As unique as comics direct market is, it’s not above the larger trends of the broader economy, and in reality, much of what makes it unique has as much potential to hurt the industry as it does to help. The comic’s industry has come to revere retailers in the direct market as the lifeblood of the of it’s economic system, and has made their bed with Diamond as the singular distribution system. But that small niche is far from being immune to shifts in the larger economy, and right now, economic trends are all pointing towards a downward trajectory in the traditional retail sector, a sector of the economy of which comic shops make up a small subsection of the larger whole. As tempting as it may be to look at success of March & May 2017 in relation to the health of the direct market, the reality is that most of the mitigating factors that contributed to profits in that month aren’t repetable in any way that point towards prolonged sustained success, or a reversal of the downward trend we are seeing in direct market profits as a whole. What we’ve seen manifest itself in the direct market over 2017 is a continuation of a larger downward trajectory of the retail economy, and the comics industry itself hasn’t discovered any meaningful long term solutions to reverse those trends in their favor. Marvel & DC Comics are betting big on more event comics throughout the year to try and do just that with the latter’s Legacy initiative involving a series of one shots while reverting their current ongoing series to their classical numbering, and the former’s Dark Nights Metal & Doomsday Clock event series with Metal’s many associated tie-ins. It’ll be pertinent to watch how these books sell over time, and how those months perform in relation to last year. While it certainly possible that these publishing plans can reverse the downward economic trends we’re currently seeing, the more likely scenario is that the rising tide of disruption in the retail economy as a whole is going to make things worse for the comics direct market in the foreseeable future, and there is little to nothing that any combination of actors can do about it. Topical event or crossover comics with great creators and unique cover gimmicks have been a tried and true method to boost comic book sales for years in the direct market, and it certainly seems to have worked at least once this year so far. But against the rising tide of the larger economy, it might not be enough this time around, and the losses are already compounding. Whatever happens to traditional retail outlets in America, and the small subset of comic book shops included in that larger economic sector, it’s looking more likely that a seismic change is on the horizon, and one not everyone will survive.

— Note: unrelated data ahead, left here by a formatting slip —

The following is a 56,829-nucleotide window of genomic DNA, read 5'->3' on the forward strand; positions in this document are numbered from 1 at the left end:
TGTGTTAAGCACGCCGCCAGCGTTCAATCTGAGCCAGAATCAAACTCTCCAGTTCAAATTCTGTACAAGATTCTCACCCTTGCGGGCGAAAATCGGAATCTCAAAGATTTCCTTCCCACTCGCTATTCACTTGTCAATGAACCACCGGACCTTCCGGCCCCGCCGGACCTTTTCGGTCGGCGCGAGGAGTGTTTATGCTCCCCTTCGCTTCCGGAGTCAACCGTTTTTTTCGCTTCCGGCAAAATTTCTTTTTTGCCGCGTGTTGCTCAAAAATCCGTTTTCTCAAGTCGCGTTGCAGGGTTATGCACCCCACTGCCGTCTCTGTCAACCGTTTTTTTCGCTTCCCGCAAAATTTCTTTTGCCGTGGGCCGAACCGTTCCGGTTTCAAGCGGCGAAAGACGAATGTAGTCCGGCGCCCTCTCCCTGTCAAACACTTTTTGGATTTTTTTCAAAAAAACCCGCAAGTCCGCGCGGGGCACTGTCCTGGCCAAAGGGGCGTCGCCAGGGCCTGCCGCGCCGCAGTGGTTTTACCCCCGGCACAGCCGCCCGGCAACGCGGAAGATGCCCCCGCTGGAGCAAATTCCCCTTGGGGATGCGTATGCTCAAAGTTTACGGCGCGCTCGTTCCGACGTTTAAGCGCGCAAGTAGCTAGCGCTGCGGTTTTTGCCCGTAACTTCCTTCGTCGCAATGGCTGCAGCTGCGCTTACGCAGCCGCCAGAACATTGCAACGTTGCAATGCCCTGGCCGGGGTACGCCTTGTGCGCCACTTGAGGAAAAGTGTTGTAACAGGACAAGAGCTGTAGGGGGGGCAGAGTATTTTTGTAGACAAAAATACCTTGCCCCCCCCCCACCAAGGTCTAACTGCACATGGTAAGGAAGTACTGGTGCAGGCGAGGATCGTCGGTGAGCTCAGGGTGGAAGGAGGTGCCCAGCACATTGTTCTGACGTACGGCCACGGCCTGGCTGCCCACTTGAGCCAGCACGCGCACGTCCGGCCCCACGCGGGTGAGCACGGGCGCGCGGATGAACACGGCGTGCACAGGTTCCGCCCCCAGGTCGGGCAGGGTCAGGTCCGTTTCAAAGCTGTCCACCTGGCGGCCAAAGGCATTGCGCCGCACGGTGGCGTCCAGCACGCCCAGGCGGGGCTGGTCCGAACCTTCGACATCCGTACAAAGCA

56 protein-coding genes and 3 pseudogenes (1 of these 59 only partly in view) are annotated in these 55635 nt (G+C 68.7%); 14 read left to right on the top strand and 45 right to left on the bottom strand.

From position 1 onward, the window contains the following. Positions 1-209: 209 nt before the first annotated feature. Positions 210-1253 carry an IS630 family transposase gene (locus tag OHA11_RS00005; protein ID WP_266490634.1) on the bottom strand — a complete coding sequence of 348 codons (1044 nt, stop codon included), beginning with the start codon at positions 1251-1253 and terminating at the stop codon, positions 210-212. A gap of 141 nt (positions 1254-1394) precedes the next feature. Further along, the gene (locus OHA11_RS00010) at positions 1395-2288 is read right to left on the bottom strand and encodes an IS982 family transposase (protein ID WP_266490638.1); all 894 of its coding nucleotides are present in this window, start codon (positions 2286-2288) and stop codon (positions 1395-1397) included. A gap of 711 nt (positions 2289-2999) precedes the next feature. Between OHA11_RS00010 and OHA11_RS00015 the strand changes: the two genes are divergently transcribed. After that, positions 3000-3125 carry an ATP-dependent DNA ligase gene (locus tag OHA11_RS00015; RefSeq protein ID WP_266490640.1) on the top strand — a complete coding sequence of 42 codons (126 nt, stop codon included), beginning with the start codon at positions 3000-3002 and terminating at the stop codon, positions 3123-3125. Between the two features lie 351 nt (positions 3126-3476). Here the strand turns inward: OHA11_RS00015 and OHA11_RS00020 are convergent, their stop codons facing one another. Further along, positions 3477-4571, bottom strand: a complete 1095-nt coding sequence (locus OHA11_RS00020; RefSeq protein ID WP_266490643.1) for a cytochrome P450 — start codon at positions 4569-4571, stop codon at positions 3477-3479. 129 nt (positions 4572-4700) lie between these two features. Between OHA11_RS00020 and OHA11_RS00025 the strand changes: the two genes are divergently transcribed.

The data in this article was sourced from Diamond press releases. Click on the links below for each months press release

June 2017, May 2017, April 2017, March 2017, February 2017, January 2017

20 thoughts on “The Decline Of Traditional Retail & Comics Direct Market In 2017”

  1. Walking Dead 169 … in the letters page has the editor saying this… “the comics industry has exploded in the last decade and a half, attracting a whole knew audience”. Maybe he is referring to Indy comics or digital sales or something. It seems to me that films and TV shows have to bring people into the hobby… even if it’s graphic novels or discounted digital. So yes every retail industry is suffering but hopefully comics are adapting to the times.

    1. I have a feeling that comics are actually doing fine with digital, online outlets & those kids book fairs. Traditional comic shops are in a bind that’s in a bind if that makes any sense.

      1. It’s rough on shops. I’ve been to several shops in the last few years… actually all of the dozen shops that have been within 50 miles of me in the last 5 years (before and after I moved) have no selection. I went in a few weeks ago asking about the new Luna Brothers book and the clerk had no idea what I was talking about. They never have anything I want so it becomes a self perpetuating cycle. The less business they get, the less comics they order, the less business they get. It’s a downward spiral. I’m spoiled because Chicago area shops carried 25 of everything for 3-4 months… small shops are not even an option for me even occasionally anymore.

        1. Yeah, with what you say about Chicago, I think ultimately comic shops, & retail shops in general, that are in high traffic areas have a good chance of survival. Obviously that gives shops in big cities a huge advantage, but they also have to contend with rising rent prices. The neighborhood comic shop by Cosmo & I closed very recently for that reason, despite always having a lot of people in there (albeit a lot of it was teens playing videogames)